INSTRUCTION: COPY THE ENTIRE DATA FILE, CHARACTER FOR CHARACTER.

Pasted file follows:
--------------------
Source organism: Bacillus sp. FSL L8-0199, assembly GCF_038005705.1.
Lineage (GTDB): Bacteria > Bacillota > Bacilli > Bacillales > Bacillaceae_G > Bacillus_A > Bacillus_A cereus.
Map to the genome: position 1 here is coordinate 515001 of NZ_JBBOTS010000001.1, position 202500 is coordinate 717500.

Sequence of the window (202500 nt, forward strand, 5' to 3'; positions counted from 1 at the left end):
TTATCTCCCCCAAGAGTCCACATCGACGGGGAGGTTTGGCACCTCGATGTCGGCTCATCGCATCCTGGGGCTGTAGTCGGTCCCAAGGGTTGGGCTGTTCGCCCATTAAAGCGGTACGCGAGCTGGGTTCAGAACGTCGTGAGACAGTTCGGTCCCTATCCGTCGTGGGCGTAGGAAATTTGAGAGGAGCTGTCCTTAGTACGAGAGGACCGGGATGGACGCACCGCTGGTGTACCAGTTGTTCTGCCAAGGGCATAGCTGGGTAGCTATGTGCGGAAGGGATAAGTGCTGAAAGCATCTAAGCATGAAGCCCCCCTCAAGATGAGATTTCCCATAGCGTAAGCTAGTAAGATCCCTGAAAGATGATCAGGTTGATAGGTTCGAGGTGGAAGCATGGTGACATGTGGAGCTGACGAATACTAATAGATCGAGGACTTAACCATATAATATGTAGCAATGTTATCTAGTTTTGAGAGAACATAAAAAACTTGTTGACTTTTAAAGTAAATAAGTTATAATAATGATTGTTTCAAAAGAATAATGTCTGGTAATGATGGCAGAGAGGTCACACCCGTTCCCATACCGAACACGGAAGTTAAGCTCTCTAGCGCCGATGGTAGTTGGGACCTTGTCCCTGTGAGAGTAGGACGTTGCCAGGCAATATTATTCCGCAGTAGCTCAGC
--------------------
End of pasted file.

Source organism: Bacillus sp. FSL L8-0199, assembly GCF_038005705.1.
Lineage (GTDB): Bacteria > Bacillota > Bacilli > Bacillales > Bacillaceae_G > Bacillus_A > Bacillus_A cereus.
Map to the genome: position 1 here is coordinate 515001 of NZ_JBBOTS010000001.1, position 202500 is coordinate 717500.

Sequence of the window (202500 nt, forward strand, 5' to 3'; positions counted from 1 at the left end):
TTATCTCCCCCAAGAGTCCACATCGACGGGGAGGTTTGGCACCTCGATGTCGGCTCATCGCATCCTGGGGCTGTAGTCGGTCCCAAGGGTTGGGCTGTTCGCCCATTAAAGCGGTACGCGAGCTGGGTTCAGAACGTCGTGAGACAGTTCGGTCCCTATCCGTCGTGGGCGTAGGAAATTTGAGAGGAGCTGTCCTTAGTACGAGAGGACCGGGATGGACGCACCGCTGGTGTACCAGTTGTTCTGCCAAGGGCATAGCTGGGTAGCTATGTGCGGAAGGGATAAGTGCTGAAAGCATCTAAGCATGAAGCCCCCCTCAAGATGAGATTTCCCATAGCGTAAGCTAGTAAGATCCCTGAAAGATGATCAGGTTGATAGGTTCGAGGTGGAAGCATGGTGACATGTGGAGCTGACGAATACTAATAGATCGAGGACTTAACCATATAATATGTAGCAATGTTATCTAGTTTTGAGAGAACATAAAAAACTTGTTGACTTTTAAAGTAAATAAGTTATAATAATGATTGTTTCAAAAGAATAATGTCTGGTAATGATGGCAGAGAGGTCACACCCGTTCCCATACCGAACACGGAAGTTAAGCTCTCTAGCGCCGATGGTAGTTGGGACCTTGTCCCTGTGAGAGTAGGACGTTGCCAGGCAATATTATTCCGCAGTAGCTCAGC